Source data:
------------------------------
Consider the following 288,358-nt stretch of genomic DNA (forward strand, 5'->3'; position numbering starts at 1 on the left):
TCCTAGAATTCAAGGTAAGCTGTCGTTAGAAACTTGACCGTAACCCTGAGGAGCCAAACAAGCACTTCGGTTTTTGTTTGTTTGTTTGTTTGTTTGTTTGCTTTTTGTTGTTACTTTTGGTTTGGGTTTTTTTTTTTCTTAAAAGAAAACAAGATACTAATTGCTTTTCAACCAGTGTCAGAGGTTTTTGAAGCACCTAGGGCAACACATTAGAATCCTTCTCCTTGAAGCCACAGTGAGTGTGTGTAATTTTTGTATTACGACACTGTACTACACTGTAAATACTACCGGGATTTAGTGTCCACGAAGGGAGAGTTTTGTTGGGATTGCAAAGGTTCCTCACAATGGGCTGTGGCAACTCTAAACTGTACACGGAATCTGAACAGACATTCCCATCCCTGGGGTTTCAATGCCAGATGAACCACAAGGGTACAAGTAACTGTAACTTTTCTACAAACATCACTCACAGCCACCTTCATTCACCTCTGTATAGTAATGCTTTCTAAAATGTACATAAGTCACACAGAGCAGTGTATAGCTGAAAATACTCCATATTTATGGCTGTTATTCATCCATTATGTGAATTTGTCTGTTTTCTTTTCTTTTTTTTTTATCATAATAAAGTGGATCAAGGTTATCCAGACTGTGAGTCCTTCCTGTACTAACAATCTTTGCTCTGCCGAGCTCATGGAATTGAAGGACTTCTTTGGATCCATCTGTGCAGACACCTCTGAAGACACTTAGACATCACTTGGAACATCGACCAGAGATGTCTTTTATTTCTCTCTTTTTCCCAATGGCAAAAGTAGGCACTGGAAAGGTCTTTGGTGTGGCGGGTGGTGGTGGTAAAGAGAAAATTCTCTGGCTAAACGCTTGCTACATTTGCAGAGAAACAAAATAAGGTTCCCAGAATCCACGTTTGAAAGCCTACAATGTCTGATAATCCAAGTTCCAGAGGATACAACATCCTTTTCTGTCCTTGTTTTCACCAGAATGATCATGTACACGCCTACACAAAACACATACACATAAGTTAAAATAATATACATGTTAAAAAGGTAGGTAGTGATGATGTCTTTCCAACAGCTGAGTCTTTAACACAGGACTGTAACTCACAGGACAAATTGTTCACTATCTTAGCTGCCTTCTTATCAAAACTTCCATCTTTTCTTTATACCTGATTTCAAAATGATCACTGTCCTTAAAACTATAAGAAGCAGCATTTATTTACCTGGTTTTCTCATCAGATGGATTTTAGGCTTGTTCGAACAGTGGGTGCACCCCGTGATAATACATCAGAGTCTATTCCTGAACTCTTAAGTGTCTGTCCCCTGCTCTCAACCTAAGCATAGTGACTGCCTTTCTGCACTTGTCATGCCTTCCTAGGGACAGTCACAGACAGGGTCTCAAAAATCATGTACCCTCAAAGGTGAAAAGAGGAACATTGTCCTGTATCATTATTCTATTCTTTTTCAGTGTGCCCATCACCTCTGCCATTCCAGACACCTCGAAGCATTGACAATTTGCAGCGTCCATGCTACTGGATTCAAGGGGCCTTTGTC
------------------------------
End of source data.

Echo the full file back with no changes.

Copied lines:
Consider the following 288,358-nt stretch of genomic DNA (forward strand, 5'->3'; position numbering starts at 1 on the left):
TCCTAGAATTCAAGGTAAGCTGTCGTTAGAAACTTGACCGTAACCCTGAGGAGCCAAACAAGCACTTCGGTTTTTGTTTGTTTGTTTGTTTGTTTGTTTGCTTTTTGTTGTTACTTTTGGTTTGGGTTTTTTTTTTTCTTAAAAGAAAACAAGATACTAATTGCTTTTCAACCAGTGTCAGAGGTTTTTGAAGCACCTAGGGCAACACATTAGAATCCTTCTCCTTGAAGCCACAGTGAGTGTGTGTAATTTTTGTATTACGACACTGTACTACACTGTAAATACTACCGGGATTTAGTGTCCACGAAGGGAGAGTTTTGTTGGGATTGCAAAGGTTCCTCACAATGGGCTGTGGCAACTCTAAACTGTACACGGAATCTGAACAGACATTCCCATCCCTGGGGTTTCAATGCCAGATGAACCACAAGGGTACAAGTAACTGTAACTTTTCTACAAACATCACTCACAGCCACCTTCATTCACCTCTGTATAGTAATGCTTTCTAAAATGTACATAAGTCACACAGAGCAGTGTATAGCTGAAAATACTCCATATTTATGGCTGTTATTCATCCATTATGTGAATTTGTCTGTTTTCTTTTCTTTTTTTTTTATCATAATAAAGTGGATCAAGGTTATCCAGACTGTGAGTCCTTCCTGTACTAACAATCTTTGCTCTGCCGAGCTCATGGAATTGAAGGACTTCTTTGGATCCATCTGTGCAGACACCTCTGAAGACACTTAGACATCACTTGGAACATCGACCAGAGATGTCTTTTATTTCTCTCTTTTTCCCAATGGCAAAAGTAGGCACTGGAAAGGTCTTTGGTGTGGCGGGTGGTGGTGGTAAAGAGAAAATTCTCTGGCTAAACGCTTGCTACATTTGCAGAGAAACAAAATAAGGTTCCCAGAATCCACGTTTGAAAGCCTACAATGTCTGATAATCCAAGTTCCAGAGGATACAACATCCTTTTCTGTCCTTGTTTTCACCAGAATGATCATGTACACGCCTACACAAAACACATACACATAAGTTAAAATAATATACATGTTAAAAAGGTAGGTAGTGATGATGTCTTTCCAACAGCTGAGTCTTTAACACAGGACTGTAACTCACAGGACAAATTGTTCACTATCTTAGCTGCCTTCTTATCAAAACTTCCATCTTTTCTTTATACCTGATTTCAAAATGATCACTGTCCTTAAAACTATAAGAAGCAGCATTTATTTACCTGGTTTTCTCATCAGATGGATTTTAGGCTTGTTCGAACAGTGGGTGCACCCCGTGATAATACATCAGAGTCTATTCCTGAACTCTTAAGTGTCTGTCCCCTGCTCTCAACCTAAGCATAGTGACTGCCTTTCTGCACTTGTCATGCCTTCCTAGGGACAGTCACAGACAGGGTCTCAAAAATCATGTACCCTCAAAGGTGAAAAGAGGAACATTGTCCTGTATCATTATTCTATTCTTTTTCAGTGTGCCCATCACCTCTGCCATTCCAGACACCTCGAAGCATTGACAATTTGCAGCGTCCATGCTACTGGATTCAAGGGGCCTTTGTC